Featured Research

from universities, journals, and other organizations

Deep Brain Stimulation shows promise for patients with Alzheimer's

Date:
August 6, 2010
Source:
University Health Network
Summary:
Using deep brain stimulation on patients with early signs of Alzheimer's disease is safe and may help improve memory, medical researchers say.

In a world first, Dr. Andres M. Lozano and his team at Toronto Western Hospital has shown using Deep Brain Stimulation (DBS) on patients with early signs of Alzheimer's disease is safe and may help improve memory.

The phase one safety trial of six Ontario patients took place from 2005 to 2008. All patients left hospital within 2 to 3 days of surgery, and continue to participate in regular follow-up cognitive assessments.

Throughout these assessments, Dr. Lozano says half the patients continue to perform better than predicted -- that is -- their memory capacity has improved, or deteriorated less than expected.

"While the study was not looking for efficacy, the results suggest that of the six patients, three may have done better than if the Alzheimer's disease was allowed to run its course," commented Lozano. "We showed that not only is this a safe procedure, but that the evidence is there to warrant a bigger trial. Any amount of time that extends quality of life and quality years to someone with Alzheimer's may be a benefit."

Dr. Lozano first discovered the potential for DBS to treat Alzheimer's disease while treating a patient for obesity using DBS back in 2003. While signaling areas of the brain, Dr. Lozano and his team triggered memories in the patient. In follow-up testing the patient's memory improved and Dr. Lozano set in motion the first ever DBS trial of patients with early signs of Alzheimer's disease.

"We've demonstrated this is safe, and that the evidence warrants more study. We're now planning a phase two, multi-centred trial -- we're just waiting on the funding," says Dr. Lozano.

Results of Dr. Lozano's trial are published in the August 4 issue of Annals of Neurology.


Story Source:

The above story is based on materials provided by University Health Network. Note: Materials may be edited for content and length.


Journal Reference:

  1. Adrian W. Laxton, David F. Tang-Wai, Mary Pat McAndrews, Dominik Zumsteg, Richard Wennberg, Ron Keren, John Wherrett, Gary Naglie, Clement Hamani, Gwenn S. Smith, Andres M. Lozano. A phase I trial of deep brain stimulation of memory circuits in Alzheimer's disease. Annals of Neurology, August 4, 2010 DOI: 10.1002/ana.22089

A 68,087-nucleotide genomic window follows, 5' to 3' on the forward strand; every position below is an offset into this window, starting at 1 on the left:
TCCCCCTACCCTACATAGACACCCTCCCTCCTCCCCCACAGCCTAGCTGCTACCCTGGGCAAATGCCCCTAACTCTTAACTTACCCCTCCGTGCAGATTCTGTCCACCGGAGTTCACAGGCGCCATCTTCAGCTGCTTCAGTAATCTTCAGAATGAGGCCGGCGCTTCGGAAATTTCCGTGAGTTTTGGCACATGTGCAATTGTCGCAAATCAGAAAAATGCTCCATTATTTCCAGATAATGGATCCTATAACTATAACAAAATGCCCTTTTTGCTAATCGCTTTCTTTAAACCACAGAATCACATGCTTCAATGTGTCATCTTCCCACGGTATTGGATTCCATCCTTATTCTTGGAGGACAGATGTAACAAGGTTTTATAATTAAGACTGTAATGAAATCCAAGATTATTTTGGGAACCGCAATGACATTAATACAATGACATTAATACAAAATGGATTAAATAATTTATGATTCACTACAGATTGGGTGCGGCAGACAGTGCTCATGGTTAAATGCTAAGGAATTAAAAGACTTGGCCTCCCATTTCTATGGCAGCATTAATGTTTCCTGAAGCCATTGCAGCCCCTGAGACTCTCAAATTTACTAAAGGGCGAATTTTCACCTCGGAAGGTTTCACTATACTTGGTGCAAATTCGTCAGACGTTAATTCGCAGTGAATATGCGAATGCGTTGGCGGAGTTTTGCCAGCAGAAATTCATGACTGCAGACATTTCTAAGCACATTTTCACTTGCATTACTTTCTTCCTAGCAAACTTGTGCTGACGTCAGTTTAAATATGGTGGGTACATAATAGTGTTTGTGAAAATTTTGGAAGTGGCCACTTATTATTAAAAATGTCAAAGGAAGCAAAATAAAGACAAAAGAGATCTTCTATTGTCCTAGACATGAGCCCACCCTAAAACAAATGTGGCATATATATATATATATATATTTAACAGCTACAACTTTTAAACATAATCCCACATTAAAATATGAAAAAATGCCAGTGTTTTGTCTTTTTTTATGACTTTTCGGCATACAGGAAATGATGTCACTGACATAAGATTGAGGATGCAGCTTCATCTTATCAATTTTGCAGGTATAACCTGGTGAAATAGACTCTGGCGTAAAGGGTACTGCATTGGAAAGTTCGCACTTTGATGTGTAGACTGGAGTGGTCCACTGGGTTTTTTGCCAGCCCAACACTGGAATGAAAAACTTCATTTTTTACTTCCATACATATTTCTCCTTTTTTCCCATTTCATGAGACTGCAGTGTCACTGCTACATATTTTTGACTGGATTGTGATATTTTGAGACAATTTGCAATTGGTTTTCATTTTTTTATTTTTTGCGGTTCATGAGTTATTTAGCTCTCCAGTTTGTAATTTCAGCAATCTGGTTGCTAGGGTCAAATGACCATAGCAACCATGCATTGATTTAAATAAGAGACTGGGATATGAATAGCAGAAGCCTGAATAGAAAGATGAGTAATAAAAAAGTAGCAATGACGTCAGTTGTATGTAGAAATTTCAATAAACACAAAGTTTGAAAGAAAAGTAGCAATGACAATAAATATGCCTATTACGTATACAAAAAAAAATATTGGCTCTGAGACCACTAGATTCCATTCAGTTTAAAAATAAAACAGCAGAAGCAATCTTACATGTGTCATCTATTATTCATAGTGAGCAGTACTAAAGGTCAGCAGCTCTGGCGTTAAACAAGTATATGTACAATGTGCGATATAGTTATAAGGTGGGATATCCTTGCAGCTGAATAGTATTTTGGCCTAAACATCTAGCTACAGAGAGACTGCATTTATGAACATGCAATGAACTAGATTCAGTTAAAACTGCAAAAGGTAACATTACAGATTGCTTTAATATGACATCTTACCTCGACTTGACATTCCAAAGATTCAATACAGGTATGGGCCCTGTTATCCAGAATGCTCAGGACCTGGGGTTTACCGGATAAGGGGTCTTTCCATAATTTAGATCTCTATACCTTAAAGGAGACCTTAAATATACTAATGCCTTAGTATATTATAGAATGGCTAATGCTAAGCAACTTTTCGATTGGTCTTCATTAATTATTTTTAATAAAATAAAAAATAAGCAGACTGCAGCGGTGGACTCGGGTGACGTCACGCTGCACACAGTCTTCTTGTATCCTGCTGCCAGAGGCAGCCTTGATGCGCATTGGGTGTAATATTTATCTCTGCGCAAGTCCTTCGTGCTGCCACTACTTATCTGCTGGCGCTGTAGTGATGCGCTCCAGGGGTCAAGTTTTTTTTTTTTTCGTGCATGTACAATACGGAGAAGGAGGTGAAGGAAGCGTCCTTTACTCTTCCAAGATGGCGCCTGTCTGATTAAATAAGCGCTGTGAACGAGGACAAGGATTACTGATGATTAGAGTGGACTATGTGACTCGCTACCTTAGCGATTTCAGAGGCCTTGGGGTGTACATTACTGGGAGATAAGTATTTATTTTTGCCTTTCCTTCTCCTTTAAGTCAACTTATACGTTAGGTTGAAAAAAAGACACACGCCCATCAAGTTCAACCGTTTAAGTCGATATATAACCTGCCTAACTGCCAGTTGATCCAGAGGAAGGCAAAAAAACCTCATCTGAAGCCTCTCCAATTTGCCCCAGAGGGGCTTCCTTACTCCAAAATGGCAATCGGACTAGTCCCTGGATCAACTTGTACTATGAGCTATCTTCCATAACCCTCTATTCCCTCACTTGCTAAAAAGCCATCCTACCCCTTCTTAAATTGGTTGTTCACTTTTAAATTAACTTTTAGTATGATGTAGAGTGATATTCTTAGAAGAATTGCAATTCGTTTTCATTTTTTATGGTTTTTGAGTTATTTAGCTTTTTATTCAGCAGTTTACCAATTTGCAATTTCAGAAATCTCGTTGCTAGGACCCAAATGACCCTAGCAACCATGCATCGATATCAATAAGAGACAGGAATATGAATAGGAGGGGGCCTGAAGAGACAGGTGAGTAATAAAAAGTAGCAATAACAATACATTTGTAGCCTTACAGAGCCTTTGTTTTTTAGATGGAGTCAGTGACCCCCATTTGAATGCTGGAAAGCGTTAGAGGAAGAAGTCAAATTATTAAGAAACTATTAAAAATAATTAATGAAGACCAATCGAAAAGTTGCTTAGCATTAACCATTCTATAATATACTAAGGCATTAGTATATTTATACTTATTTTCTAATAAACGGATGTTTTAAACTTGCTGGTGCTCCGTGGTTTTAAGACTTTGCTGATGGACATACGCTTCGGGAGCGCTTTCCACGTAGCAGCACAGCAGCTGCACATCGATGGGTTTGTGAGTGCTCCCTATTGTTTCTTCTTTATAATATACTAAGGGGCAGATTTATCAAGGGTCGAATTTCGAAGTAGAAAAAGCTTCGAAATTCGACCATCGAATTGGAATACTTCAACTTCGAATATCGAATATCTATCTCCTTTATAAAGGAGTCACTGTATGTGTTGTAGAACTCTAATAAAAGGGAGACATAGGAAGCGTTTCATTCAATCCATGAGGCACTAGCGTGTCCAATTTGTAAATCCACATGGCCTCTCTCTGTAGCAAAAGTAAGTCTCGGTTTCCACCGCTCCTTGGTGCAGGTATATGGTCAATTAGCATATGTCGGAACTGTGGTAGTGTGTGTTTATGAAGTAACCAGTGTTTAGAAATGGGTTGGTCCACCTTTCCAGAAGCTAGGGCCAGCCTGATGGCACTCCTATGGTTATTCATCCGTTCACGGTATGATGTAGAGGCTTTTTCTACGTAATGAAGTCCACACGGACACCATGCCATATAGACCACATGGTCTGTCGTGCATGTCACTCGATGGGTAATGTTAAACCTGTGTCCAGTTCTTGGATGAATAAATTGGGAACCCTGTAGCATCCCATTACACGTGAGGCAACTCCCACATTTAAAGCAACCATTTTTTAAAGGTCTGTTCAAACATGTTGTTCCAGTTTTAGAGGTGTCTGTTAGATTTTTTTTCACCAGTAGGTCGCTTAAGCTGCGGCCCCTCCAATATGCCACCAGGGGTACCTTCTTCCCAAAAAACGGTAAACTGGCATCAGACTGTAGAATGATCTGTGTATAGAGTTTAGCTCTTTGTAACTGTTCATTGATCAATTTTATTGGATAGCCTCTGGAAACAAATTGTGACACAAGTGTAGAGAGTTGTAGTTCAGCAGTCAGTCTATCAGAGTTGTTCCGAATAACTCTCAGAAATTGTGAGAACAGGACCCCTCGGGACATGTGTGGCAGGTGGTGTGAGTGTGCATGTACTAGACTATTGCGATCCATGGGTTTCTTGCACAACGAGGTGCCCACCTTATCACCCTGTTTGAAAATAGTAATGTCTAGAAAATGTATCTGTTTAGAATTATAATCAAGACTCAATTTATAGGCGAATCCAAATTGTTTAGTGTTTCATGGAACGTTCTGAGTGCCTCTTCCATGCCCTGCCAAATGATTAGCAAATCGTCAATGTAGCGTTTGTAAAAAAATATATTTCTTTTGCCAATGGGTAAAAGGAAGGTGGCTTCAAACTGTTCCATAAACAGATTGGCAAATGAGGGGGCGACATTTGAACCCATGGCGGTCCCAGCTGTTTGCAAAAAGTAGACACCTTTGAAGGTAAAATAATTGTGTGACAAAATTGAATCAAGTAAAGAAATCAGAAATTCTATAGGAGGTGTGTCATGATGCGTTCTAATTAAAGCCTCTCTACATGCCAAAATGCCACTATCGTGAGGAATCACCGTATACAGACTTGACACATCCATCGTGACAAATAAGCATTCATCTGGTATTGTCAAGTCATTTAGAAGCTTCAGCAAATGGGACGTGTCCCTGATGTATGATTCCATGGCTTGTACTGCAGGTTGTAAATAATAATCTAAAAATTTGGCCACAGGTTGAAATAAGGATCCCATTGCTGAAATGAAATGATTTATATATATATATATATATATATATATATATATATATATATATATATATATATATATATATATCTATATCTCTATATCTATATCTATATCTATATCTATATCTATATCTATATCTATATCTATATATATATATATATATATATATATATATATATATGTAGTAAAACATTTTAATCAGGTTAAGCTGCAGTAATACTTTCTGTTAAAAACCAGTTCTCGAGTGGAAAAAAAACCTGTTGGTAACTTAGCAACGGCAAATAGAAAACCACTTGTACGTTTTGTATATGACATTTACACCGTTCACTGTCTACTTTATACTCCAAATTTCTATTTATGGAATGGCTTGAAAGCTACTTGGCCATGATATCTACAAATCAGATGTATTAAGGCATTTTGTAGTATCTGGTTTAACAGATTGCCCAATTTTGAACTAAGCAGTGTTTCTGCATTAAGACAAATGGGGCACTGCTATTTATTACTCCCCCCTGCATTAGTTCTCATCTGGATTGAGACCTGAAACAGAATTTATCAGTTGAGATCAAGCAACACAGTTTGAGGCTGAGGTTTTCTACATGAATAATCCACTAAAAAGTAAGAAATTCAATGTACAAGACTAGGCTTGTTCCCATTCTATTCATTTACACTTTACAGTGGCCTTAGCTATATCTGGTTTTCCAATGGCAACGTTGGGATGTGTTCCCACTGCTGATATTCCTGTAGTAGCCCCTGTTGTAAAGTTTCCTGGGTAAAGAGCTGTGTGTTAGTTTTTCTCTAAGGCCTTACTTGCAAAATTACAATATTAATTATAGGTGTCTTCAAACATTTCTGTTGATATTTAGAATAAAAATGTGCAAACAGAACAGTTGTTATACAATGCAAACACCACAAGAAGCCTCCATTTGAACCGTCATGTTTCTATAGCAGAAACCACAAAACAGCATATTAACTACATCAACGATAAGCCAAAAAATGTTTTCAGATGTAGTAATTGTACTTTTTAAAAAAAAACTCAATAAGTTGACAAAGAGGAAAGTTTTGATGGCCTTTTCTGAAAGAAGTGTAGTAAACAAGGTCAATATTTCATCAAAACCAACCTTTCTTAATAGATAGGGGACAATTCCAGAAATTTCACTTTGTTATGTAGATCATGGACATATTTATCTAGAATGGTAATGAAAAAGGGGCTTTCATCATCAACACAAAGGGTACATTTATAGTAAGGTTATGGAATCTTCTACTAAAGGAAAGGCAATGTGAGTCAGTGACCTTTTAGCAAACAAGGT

Cite This Page:

University Health Network. "Deep Brain Stimulation shows promise for patients with Alzheimer's." ScienceDaily. ScienceDaily, 6 August 2010. <www.sciencedaily.com/releases/2010/08/100804122707.htm>.
University Health Network. (2010, August 6). Deep Brain Stimulation shows promise for patients with Alzheimer's. ScienceDaily. Retrieved September 17, 2014 from www.sciencedaily.com/releases/2010/08/100804122707.htm
University Health Network. "Deep Brain Stimulation shows promise for patients with Alzheimer's." ScienceDaily. www.sciencedaily.com/releases/2010/08/100804122707.htm (accessed September 17, 2014).

Share This



More Mind & Brain News

Wednesday, September 17, 2014

Featured Research

from universities, journals, and other organizations


Featured Videos

from AP, Reuters, AFP, and other news services

Corporal Punishment on Decline, Debate Renews

Corporal Punishment on Decline, Debate Renews

AP (Sep. 16, 2014) Corporal punishment in the United States is on the decline, but there is renewed debate over its use after Minnesota Vikings running back Adrian Peterson was charged with child abuse. (Sept. 16) Video provided by AP
Powered by NewsLook.com
FDA Eyes Skin Shocks Used at Mass. School

FDA Eyes Skin Shocks Used at Mass. School

AP (Sep. 15, 2014) The FDA is considering whether to ban devices used by the Judge Rotenberg Educational Center in Canton, Massachusetts, the only place in the country known to use electrical skin shocks as aversive conditioning for aggressive patients. (Sept. 15) Video provided by AP
Powered by NewsLook.com
Shocker: Journalists Are Utterly Addicted To Coffee

Shocker: Journalists Are Utterly Addicted To Coffee

Newsy (Sep. 13, 2014) A U.K. survey found that journalists consumed the most amount of coffee, but that's only the tip of the coffee-related statistics iceberg. Video provided by Newsy
Powered by NewsLook.com
'Magic Mushrooms' Could Help Smokers Quit

'Magic Mushrooms' Could Help Smokers Quit

Newsy (Sep. 11, 2014) In a small study, researchers found that the majority of long-time smokers quit after taking psilocybin pills and undergoing therapy sessions. Video provided by Newsy
Powered by NewsLook.com

Search ScienceDaily

Number of stories in archives: 140,361

Find with keyword(s):
Enter a keyword or phrase to search ScienceDaily for related topics and research stories.

Save/Print:
Share:

Breaking News:
from the past week

In Other News

... from NewsDaily.com

Science News

Health News

Environment News

    Technology News



    Save/Print:
    Share:

    Free Subscriptions


    Get the latest science news with ScienceDaily's free email newsletters, updated daily and weekly. Or view hourly updated newsfeeds in your RSS reader:

    Get Social & Mobile


    Keep up to date with the latest news from ScienceDaily via social networks and mobile apps:

    Have Feedback?


    Tell us what you think of ScienceDaily -- we welcome both positive and negative comments. Have any problems using the site? Questions?
    Mobile: iPhone Android Web
    Follow: Facebook Twitter Google+
    Subscribe: RSS Feeds Email Newsletters
    Latest Headlines Health & Medicine Mind & Brain Space & Time Matter & Energy Computers & Math Plants & Animals Earth & Climate Fossils & Ruins